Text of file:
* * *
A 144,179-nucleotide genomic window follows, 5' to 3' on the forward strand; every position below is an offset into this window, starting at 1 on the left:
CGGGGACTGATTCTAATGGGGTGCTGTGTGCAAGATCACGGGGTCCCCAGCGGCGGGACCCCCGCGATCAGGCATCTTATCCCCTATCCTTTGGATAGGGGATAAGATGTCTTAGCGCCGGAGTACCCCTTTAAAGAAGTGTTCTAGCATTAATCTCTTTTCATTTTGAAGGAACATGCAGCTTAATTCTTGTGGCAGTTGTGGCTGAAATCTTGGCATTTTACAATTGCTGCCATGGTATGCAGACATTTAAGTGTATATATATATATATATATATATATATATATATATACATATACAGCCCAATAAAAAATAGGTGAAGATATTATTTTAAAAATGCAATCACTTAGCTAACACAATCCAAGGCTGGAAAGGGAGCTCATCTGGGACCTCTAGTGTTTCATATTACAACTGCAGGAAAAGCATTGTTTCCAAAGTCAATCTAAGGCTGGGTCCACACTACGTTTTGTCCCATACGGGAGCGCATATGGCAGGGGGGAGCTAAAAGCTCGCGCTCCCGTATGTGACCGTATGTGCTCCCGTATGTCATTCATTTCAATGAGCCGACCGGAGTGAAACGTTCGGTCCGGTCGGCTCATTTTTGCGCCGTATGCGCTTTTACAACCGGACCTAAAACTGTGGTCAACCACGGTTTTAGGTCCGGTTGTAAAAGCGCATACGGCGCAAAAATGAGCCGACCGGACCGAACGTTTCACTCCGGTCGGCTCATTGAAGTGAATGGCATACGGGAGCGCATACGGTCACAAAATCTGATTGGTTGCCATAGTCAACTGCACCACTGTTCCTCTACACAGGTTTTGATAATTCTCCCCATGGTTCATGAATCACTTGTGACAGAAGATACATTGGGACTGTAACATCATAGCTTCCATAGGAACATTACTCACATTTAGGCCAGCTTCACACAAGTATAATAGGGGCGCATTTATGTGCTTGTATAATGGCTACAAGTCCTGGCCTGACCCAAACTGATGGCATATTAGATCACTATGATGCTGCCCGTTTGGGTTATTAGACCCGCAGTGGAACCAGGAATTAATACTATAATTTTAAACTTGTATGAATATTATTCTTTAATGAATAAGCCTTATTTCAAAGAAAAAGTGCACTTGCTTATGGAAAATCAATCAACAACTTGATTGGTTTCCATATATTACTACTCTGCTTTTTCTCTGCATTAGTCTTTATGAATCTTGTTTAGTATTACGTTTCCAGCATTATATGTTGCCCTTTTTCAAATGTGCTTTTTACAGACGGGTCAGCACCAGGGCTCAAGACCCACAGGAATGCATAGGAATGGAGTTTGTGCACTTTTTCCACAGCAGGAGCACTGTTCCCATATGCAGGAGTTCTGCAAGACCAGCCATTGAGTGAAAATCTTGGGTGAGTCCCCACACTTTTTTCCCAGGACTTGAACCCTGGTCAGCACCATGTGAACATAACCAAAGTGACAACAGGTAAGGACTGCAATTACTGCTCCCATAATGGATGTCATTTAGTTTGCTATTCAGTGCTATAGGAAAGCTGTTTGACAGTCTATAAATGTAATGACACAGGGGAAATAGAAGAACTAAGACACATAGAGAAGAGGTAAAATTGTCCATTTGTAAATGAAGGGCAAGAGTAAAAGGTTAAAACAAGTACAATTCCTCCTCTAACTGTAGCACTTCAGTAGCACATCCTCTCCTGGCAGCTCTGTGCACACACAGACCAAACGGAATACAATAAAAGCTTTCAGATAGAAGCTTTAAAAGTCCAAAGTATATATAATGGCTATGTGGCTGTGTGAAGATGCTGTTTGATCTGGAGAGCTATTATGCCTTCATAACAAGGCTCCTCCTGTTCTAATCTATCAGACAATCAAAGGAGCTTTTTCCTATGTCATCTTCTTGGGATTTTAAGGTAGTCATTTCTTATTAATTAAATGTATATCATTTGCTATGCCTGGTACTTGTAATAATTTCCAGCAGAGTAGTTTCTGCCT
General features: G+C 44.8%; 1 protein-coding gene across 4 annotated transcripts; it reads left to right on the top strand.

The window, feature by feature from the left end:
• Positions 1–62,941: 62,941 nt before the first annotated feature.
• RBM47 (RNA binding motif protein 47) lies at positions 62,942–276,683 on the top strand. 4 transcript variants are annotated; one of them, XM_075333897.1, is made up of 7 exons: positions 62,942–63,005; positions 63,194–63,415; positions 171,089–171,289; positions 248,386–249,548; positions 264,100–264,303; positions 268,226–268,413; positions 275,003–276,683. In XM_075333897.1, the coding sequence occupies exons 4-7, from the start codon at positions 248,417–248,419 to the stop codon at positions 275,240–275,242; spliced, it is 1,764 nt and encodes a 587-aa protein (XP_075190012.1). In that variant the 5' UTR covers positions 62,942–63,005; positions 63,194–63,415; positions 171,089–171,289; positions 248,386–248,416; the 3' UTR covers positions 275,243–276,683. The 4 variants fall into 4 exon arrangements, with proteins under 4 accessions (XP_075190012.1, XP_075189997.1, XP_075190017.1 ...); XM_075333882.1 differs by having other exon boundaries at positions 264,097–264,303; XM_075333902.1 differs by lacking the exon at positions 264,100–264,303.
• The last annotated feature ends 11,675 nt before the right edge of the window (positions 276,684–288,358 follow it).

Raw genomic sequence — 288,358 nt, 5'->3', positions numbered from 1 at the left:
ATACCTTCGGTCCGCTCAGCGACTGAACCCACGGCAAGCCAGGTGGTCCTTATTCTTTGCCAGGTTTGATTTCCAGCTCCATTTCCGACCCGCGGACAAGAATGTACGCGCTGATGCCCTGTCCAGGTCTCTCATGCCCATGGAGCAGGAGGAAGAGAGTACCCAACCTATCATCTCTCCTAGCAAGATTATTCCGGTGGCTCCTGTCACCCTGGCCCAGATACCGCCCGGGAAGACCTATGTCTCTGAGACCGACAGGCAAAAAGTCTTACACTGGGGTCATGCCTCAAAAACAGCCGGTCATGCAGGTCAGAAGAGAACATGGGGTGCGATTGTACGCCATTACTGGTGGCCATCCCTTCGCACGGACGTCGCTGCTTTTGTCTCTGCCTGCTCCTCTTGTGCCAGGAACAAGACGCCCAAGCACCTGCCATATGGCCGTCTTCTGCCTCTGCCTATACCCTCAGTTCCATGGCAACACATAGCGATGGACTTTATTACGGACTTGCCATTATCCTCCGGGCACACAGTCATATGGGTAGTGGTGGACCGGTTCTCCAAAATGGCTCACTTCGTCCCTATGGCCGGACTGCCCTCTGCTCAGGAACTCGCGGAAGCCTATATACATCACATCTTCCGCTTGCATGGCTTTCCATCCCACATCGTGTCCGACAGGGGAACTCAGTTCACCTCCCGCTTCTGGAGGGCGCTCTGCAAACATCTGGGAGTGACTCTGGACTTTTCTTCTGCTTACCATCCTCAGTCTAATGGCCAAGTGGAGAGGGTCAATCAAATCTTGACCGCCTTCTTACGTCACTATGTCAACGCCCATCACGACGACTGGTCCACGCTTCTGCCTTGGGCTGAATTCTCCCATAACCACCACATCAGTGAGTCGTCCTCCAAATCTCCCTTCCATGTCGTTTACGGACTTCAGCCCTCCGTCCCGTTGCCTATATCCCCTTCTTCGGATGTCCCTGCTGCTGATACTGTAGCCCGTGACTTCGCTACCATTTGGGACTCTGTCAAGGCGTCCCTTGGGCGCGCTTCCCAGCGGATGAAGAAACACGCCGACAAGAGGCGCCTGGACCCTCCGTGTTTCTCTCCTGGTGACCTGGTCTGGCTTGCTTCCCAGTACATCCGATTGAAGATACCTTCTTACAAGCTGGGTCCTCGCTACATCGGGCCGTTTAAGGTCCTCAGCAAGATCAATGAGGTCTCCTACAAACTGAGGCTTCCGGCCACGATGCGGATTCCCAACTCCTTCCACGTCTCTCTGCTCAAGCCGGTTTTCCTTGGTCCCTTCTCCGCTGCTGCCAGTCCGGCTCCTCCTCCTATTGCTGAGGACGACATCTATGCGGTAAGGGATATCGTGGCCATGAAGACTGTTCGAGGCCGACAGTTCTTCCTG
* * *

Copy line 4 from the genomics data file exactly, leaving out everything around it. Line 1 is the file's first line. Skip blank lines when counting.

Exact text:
The window, feature by feature from the left end: